Fukushima Update # 84: April 9, 2013
by Nelle Maxey
The international press is finally catching on to the implications of the latest “water leaks” at Fukushima.
When the story hit the press on Saturday morning, the reports said a “tank” was leaking. Seemingly another ho-hum what’s new story regarding the bolted together decontaminated water storage tanks with deteriorating rubber gaskets. But the stories mentioned plastic sheets and the water leaking into the ground. I investigated to figure out what was really being described and discovered through the myriad of bad translations that the leaks are emanating not from tanks, but from a series of below ground, plastic lined storage pits, which are being used to “temporarily” store contaminated cooling water from the reactors until the new decontamination system comes on line (another story in itself).
The original use for the pits was to solve the problem of groundwater infiltration into the the basements of the reactor and turbine buildings which which continues to pour radioactive contaminated water into the ocean at the plant site. Here are some pictures from TEPCO documents of the plan and the construction of these tanks. This first picture is from a document dated March 19, 2013:
The green crosshatched area in the lower middle area is the location of the seven pits constructed to hold the groundwater. The reactor buildings are at the top of the picture. The pumps to move the groundwater from the drilled wells are the red dots in middle of the picture. Some of the aboveground storage tanks can be seen just above legend box. The yellow dots show the piping system to the underground storage pits. As you can see this is a very complicated and expensive system intended to solve the groundwater infiltration problem.
Are you beginning to get a sense of the magnitude of the plan and the one pitfall (pun intended) in it?
Here is a picture of green crosshatched area in picture 1 above where the storage pits are located:
The seven storage pits are numbered i through vii in this diagram. Numbers 1, 2 and 3 are on the left. These are ones which are leaking.
A number of years ago I investigated the use of plastic-lined pits in relation to the expansion of the paper mill’s toxic waste dump in Powell River (in a residential neighbourhood on a bluff above both Powell Lake the source of our drinking water and the river which poured into the ocean at the mill site). These pits are a standard industry solution to containment of contaminated water at mine and fracking sites, landfills the world over, and any industrial or resource extraction process which produces water contaminated with toxins. What I discovered was that the HDPF liners have a given lifetime (they deteriorate over time depending on the concentration and volume of toxins they are exposed to)’ and more worrying they are often punctured when they are laid into the pits during construction.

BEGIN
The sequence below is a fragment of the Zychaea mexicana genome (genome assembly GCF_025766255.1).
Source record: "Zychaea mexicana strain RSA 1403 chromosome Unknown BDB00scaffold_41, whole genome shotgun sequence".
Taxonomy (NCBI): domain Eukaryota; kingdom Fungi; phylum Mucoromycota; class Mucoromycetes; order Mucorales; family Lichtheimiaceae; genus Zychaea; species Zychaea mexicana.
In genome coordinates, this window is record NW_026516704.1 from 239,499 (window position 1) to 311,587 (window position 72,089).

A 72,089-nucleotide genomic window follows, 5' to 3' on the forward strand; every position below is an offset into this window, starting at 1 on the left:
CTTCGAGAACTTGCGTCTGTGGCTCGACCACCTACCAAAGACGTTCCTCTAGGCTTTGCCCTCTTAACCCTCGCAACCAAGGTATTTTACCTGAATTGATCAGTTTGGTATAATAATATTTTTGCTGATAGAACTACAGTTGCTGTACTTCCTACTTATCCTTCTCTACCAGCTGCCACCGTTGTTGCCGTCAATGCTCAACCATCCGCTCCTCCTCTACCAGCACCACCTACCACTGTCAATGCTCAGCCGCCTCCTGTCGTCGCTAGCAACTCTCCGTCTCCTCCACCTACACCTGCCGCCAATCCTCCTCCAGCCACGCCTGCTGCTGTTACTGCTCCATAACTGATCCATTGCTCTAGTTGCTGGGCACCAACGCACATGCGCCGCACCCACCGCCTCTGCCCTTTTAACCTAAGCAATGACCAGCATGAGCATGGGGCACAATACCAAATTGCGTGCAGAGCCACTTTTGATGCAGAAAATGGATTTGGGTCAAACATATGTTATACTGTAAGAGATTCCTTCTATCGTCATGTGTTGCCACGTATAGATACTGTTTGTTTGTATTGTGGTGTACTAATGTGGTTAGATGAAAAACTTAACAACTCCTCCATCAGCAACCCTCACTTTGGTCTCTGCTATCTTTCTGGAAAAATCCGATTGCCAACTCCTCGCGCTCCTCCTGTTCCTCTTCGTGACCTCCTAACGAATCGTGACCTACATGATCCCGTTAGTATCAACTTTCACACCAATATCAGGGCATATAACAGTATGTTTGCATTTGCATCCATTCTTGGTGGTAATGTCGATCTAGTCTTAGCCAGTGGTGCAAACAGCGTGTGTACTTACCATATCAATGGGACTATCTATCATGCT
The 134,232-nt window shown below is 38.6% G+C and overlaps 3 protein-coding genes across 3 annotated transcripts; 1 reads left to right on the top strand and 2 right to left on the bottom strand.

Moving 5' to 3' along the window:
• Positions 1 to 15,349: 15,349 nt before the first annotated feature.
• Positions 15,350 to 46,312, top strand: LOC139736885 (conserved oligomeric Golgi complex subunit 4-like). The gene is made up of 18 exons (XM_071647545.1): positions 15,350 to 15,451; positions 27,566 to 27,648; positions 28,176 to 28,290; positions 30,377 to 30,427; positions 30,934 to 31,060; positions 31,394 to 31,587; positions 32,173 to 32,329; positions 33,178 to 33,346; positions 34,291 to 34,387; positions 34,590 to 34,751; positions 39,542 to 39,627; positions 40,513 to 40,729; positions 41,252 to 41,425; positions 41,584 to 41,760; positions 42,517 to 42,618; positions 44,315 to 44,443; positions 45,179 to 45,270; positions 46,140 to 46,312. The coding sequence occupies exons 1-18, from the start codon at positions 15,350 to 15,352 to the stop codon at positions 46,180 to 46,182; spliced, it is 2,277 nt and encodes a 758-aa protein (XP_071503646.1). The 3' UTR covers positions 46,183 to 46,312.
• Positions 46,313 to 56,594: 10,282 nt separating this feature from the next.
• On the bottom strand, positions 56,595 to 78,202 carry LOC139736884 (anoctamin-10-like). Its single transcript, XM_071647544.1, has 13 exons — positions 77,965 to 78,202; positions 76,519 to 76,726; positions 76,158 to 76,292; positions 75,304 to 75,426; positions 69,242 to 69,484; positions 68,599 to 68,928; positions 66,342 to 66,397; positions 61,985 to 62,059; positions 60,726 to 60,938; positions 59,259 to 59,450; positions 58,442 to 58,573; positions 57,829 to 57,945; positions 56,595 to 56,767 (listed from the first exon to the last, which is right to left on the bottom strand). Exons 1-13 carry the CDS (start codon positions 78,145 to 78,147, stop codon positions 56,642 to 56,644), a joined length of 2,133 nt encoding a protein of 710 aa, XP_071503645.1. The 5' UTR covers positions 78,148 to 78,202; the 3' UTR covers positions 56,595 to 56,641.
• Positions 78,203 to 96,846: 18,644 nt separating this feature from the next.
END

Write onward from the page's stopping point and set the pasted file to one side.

Here are some pictures of the construction of pit #2 at Fukushima:
So, the first time the new storage pits are put into use, it is discovered they are leaking. Today TEPCO has cancelled the transfer of water from leaking #2 pit to leaking #1 and #3 pits.
Here is a story today from Asahi news service in Japan: http://ajw.asahi.com/article/0311disaster/fukushima/AJ201304080089
Defect could affect all radioactive water storage tanks at Fukushima plant
NHK government TV in Japan reports the storage pools (pits) are unusable in the video here: http://www3.nhk.or.jp/nhkworld/english/news/20130409_28.html
Note they are still referring too the underground storage pits as “tanks” in the text. But in the video they call them pools.
Here is yesterday’s press handout from TEPCO: http://www.tepco.co.jp/en/nu/fukushima-np/handouts/2013/images/handouts_130408_02-e.pdf
3 pages. The first page establishes a new process. The second page has information on the water leaks. The third page outlines all the problems they are dealing with now.
You can check in at Ex-SKF to watch the story unfold:
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